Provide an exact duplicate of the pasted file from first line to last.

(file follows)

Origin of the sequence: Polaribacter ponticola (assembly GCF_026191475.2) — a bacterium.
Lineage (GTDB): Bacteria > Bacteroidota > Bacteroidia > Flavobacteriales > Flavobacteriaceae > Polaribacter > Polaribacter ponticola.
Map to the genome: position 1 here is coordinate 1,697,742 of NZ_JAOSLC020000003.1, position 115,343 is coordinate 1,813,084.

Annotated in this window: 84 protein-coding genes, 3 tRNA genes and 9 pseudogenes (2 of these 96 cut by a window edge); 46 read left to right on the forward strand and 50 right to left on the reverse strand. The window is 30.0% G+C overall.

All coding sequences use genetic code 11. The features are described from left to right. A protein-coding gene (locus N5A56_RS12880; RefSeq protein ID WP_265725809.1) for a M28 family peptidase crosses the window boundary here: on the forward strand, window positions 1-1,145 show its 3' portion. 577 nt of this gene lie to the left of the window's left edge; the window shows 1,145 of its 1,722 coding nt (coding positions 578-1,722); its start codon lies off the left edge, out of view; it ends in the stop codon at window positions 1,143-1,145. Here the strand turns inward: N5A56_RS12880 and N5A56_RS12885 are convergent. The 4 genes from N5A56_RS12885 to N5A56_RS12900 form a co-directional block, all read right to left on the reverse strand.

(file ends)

Origin of the sequence: Polaribacter ponticola (assembly GCF_026191475.2) — a bacterium.
Lineage (GTDB): Bacteria > Bacteroidota > Bacteroidia > Flavobacteriales > Flavobacteriaceae > Polaribacter > Polaribacter ponticola.
Map to the genome: position 1 here is coordinate 1,697,742 of NZ_JAOSLC020000003.1, position 115,343 is coordinate 1,813,084.

Annotated in this window: 84 protein-coding genes, 3 tRNA genes and 9 pseudogenes (2 of these 96 cut by a window edge); 46 read left to right on the forward strand and 50 right to left on the reverse strand. The window is 30.0% G+C overall.

All coding sequences use genetic code 11. The features are described from left to right. A protein-coding gene (locus N5A56_RS12880; RefSeq protein ID WP_265725809.1) for a M28 family peptidase crosses the window boundary here: on the forward strand, window positions 1-1,145 show its 3' portion. 577 nt of this gene lie to the left of the window's left edge; the window shows 1,145 of its 1,722 coding nt (coding positions 578-1,722); its start codon lies off the left edge, out of view; it ends in the stop codon at window positions 1,143-1,145. Here the strand turns inward: N5A56_RS12880 and N5A56_RS12885 are convergent. The 4 genes from N5A56_RS12885 to N5A56_RS12900 form a co-directional block, all read right to left on the reverse strand.